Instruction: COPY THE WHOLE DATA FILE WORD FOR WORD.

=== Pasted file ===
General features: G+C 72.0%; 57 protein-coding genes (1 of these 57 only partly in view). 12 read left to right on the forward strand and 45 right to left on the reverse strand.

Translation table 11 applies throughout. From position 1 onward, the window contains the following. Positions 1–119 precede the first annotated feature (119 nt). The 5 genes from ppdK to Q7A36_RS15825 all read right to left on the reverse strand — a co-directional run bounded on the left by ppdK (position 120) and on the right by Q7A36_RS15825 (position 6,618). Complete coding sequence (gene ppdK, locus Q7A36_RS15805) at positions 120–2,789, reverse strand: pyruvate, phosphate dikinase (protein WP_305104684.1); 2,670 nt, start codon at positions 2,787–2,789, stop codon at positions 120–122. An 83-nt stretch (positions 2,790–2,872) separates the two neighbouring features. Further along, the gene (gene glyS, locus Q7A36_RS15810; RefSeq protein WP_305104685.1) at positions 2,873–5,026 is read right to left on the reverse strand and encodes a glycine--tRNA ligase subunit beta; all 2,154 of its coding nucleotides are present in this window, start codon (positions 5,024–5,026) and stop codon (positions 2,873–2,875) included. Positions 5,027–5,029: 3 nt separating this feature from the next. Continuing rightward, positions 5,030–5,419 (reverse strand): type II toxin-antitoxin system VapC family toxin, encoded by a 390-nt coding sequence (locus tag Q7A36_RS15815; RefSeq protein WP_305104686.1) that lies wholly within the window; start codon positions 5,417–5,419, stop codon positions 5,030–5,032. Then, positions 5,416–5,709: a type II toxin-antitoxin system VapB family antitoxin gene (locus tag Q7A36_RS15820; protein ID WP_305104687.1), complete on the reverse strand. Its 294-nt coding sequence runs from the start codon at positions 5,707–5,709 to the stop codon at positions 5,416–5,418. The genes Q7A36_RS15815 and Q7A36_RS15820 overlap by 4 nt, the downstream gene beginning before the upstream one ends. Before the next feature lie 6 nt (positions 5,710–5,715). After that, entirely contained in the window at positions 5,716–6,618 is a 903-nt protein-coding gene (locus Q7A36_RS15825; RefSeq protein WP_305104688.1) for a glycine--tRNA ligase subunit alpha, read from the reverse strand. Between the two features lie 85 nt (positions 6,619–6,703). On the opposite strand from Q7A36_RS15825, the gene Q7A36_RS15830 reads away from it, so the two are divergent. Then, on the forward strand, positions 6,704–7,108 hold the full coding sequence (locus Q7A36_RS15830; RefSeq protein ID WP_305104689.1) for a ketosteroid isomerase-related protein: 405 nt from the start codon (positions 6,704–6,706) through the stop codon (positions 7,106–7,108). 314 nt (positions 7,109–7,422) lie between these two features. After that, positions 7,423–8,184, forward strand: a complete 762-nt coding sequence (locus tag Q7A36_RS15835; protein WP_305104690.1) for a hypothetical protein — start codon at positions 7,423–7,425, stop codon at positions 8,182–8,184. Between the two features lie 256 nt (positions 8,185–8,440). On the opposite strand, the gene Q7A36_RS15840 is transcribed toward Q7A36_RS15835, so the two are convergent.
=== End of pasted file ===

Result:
General features: G+C 72.0%; 57 protein-coding genes (1 of these 57 only partly in view). 12 read left to right on the forward strand and 45 right to left on the reverse strand.

Translation table 11 applies throughout. From position 1 onward, the window contains the following. Positions 1–119 precede the first annotated feature (119 nt). The 5 genes from ppdK to Q7A36_RS15825 all read right to left on the reverse strand — a co-directional run bounded on the left by ppdK (position 120) and on the right by Q7A36_RS15825 (position 6,618). Complete coding sequence (gene ppdK, locus Q7A36_RS15805) at positions 120–2,789, reverse strand: pyruvate, phosphate dikinase (protein WP_305104684.1); 2,670 nt, start codon at positions 2,787–2,789, stop codon at positions 120–122. An 83-nt stretch (positions 2,790–2,872) separates the two neighbouring features. Further along, the gene (gene glyS, locus Q7A36_RS15810; RefSeq protein WP_305104685.1) at positions 2,873–5,026 is read right to left on the reverse strand and encodes a glycine--tRNA ligase subunit beta; all 2,154 of its coding nucleotides are present in this window, start codon (positions 5,024–5,026) and stop codon (positions 2,873–2,875) included. Positions 5,027–5,029: 3 nt separating this feature from the next. Continuing rightward, positions 5,030–5,419 (reverse strand): type II toxin-antitoxin system VapC family toxin, encoded by a 390-nt coding sequence (locus tag Q7A36_RS15815; RefSeq protein WP_305104686.1) that lies wholly within the window; start codon positions 5,417–5,419, stop codon positions 5,030–5,032. Then, positions 5,416–5,709: a type II toxin-antitoxin system VapB family antitoxin gene (locus tag Q7A36_RS15820; protein ID WP_305104687.1), complete on the reverse strand. Its 294-nt coding sequence runs from the start codon at positions 5,707–5,709 to the stop codon at positions 5,416–5,418. The genes Q7A36_RS15815 and Q7A36_RS15820 overlap by 4 nt, the downstream gene beginning before the upstream one ends. Before the next feature lie 6 nt (positions 5,710–5,715). After that, entirely contained in the window at positions 5,716–6,618 is a 903-nt protein-coding gene (locus Q7A36_RS15825; RefSeq protein WP_305104688.1) for a glycine--tRNA ligase subunit alpha, read from the reverse strand. Between the two features lie 85 nt (positions 6,619–6,703). On the opposite strand from Q7A36_RS15825, the gene Q7A36_RS15830 reads away from it, so the two are divergent. Then, on the forward strand, positions 6,704–7,108 hold the full coding sequence (locus Q7A36_RS15830; RefSeq protein ID WP_305104689.1) for a ketosteroid isomerase-related protein: 405 nt from the start codon (positions 6,704–6,706) through the stop codon (positions 7,106–7,108). 314 nt (positions 7,109–7,422) lie between these two features. After that, positions 7,423–8,184, forward strand: a complete 762-nt coding sequence (locus tag Q7A36_RS15835; protein WP_305104690.1) for a hypothetical protein — start codon at positions 7,423–7,425, stop codon at positions 8,182–8,184. Between the two features lie 256 nt (positions 8,185–8,440). On the opposite strand, the gene Q7A36_RS15840 is transcribed toward Q7A36_RS15835, so the two are convergent.